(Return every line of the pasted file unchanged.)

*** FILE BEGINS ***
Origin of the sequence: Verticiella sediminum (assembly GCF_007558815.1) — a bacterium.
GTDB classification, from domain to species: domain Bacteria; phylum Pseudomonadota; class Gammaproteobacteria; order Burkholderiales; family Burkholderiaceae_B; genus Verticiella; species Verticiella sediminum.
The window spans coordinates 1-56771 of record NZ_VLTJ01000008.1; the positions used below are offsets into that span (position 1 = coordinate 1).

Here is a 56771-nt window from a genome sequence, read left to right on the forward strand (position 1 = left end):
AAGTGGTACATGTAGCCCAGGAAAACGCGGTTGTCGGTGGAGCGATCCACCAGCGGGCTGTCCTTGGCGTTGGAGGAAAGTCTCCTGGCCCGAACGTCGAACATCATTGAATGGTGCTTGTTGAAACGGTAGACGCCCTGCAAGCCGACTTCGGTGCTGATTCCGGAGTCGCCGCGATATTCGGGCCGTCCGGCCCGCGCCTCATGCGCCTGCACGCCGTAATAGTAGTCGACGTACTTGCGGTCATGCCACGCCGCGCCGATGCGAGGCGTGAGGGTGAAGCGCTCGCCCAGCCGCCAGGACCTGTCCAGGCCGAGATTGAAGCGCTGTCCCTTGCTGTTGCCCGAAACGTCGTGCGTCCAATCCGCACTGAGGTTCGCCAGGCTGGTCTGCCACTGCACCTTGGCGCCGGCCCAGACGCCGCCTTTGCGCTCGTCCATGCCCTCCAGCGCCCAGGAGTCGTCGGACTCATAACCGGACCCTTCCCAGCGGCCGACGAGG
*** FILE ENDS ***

Origin of the sequence: Verticiella sediminum (assembly GCF_007558815.1) — a bacterium.
GTDB classification, from domain to species: domain Bacteria; phylum Pseudomonadota; class Gammaproteobacteria; order Burkholderiales; family Burkholderiaceae_B; genus Verticiella; species Verticiella sediminum.
The window spans coordinates 1-56771 of record NZ_VLTJ01000008.1; the positions used below are offsets into that span (position 1 = coordinate 1).

Here is a 56771-nt window from a genome sequence, read left to right on the forward strand (position 1 = left end):
AAGTGGTACATGTAGCCCAGGAAAACGCGGTTGTCGGTGGAGCGATCCACCAGCGGGCTGTCCTTGGCGTTGGAGGAAAGTCTCCTGGCCCGAACGTCGAACATCATTGAATGGTGCTTGTTGAAACGGTAGACGCCCTGCAAGCCGACTTCGGTGCTGATTCCGGAGTCGCCGCGATATTCGGGCCGTCCGGCCCGCGCCTCATGCGCCTGCACGCCGTAATAGTAGTCGACGTACTTGCGGTCATGCCACGCCGCGCCGATGCGAGGCGTGAGGGTGAAGCGCTCGCCCAGCCGCCAGGACCTGTCCAGGCCGAGATTGAAGCGCTGTCCCTTGCTGTTGCCCGAAACGTCGTGCGTCCAATCCGCACTGAGGTTCGCCAGGCTGGTCTGCCACTGCACCTTGGCGCCGGCCCAGACGCCGCCTTTGCGCTCGTCCATGCCCTCCAGCGCCCAGGAGTCGTCGGACTCATAACCGGACCCTTCCCAGCGGCCGACGAGG